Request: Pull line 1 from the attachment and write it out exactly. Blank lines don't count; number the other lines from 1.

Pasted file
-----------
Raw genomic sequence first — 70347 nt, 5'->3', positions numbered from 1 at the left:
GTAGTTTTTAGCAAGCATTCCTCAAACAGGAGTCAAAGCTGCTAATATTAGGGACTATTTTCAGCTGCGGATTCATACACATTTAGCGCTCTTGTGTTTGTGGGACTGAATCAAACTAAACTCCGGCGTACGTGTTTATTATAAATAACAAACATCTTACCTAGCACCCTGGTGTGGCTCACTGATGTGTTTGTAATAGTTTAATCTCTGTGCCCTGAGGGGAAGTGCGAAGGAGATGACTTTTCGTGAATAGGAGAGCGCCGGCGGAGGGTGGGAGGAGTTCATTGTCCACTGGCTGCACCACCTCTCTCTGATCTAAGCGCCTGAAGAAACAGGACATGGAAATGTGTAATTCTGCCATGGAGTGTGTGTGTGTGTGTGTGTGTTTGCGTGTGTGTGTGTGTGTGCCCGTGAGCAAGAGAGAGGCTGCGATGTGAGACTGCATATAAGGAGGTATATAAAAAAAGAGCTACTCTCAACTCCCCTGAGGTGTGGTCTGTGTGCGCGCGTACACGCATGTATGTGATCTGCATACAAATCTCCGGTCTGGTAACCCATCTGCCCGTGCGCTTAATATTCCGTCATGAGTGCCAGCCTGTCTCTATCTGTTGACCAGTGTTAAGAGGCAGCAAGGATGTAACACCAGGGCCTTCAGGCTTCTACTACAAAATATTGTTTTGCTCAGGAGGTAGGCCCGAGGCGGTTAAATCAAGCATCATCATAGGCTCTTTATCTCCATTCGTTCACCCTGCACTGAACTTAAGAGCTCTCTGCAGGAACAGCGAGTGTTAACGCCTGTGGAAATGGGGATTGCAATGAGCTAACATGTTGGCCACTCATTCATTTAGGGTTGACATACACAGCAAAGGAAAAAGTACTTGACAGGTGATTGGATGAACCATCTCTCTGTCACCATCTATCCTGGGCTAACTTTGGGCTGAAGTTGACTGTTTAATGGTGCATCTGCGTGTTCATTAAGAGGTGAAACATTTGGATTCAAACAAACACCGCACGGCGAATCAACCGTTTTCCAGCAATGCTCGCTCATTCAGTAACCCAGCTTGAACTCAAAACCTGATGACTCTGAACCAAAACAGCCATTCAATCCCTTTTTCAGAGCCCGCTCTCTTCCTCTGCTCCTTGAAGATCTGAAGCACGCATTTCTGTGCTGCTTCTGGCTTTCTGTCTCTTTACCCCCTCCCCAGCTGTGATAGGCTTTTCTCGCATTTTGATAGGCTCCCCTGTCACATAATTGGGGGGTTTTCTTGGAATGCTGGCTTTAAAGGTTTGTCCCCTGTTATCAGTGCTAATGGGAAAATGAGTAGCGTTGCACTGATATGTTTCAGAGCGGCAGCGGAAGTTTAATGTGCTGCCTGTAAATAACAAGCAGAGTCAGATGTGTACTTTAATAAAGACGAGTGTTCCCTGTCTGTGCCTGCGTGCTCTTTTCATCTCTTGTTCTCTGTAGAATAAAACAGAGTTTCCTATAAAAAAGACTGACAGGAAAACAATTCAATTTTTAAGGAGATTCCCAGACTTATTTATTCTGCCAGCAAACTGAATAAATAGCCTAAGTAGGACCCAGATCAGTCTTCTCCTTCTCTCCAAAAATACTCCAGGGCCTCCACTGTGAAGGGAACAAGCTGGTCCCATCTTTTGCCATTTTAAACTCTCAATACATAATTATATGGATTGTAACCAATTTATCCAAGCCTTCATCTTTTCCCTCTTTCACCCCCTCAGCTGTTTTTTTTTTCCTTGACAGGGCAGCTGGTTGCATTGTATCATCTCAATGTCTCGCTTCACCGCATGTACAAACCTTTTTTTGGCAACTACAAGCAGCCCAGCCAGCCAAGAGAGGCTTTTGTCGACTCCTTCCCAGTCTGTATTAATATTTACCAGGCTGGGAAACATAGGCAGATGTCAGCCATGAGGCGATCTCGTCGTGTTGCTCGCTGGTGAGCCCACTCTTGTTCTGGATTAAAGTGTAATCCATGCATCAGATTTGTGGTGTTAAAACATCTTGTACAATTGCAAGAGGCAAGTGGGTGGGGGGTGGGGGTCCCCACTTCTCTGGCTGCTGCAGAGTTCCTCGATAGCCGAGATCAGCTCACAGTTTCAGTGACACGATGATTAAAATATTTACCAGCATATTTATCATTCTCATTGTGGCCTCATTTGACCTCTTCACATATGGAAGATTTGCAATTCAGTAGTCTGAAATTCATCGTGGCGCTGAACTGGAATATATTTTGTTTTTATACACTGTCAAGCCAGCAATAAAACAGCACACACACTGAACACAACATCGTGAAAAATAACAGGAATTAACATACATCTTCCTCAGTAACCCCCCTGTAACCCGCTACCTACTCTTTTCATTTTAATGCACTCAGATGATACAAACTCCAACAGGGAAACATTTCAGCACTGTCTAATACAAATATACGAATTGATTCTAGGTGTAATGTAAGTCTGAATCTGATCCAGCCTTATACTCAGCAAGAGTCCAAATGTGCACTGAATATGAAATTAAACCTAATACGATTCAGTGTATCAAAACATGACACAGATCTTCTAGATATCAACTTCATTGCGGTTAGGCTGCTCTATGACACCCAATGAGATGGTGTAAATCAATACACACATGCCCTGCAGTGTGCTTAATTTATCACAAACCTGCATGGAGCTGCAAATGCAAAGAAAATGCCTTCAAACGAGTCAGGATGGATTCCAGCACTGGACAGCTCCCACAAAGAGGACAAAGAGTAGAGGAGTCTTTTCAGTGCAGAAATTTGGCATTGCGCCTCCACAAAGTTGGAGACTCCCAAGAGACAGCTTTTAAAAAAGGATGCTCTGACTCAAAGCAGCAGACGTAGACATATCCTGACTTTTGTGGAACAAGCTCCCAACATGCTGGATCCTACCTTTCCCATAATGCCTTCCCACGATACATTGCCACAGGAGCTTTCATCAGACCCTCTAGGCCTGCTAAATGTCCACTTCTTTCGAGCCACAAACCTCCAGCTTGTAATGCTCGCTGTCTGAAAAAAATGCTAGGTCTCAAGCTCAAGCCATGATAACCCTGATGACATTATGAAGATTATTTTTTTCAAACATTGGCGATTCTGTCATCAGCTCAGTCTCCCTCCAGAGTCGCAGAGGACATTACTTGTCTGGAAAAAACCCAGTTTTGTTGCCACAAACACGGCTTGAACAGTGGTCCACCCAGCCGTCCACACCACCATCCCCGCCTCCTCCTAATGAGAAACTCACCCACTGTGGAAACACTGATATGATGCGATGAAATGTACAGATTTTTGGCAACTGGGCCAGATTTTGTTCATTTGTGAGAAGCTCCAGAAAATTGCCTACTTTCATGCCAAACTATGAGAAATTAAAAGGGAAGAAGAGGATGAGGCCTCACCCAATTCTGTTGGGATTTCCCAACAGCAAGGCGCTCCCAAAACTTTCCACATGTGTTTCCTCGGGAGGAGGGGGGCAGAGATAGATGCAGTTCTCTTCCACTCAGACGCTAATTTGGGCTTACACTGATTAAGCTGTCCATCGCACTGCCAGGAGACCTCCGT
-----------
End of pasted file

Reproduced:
Raw genomic sequence first — 70347 nt, 5'->3', positions numbered from 1 at the left: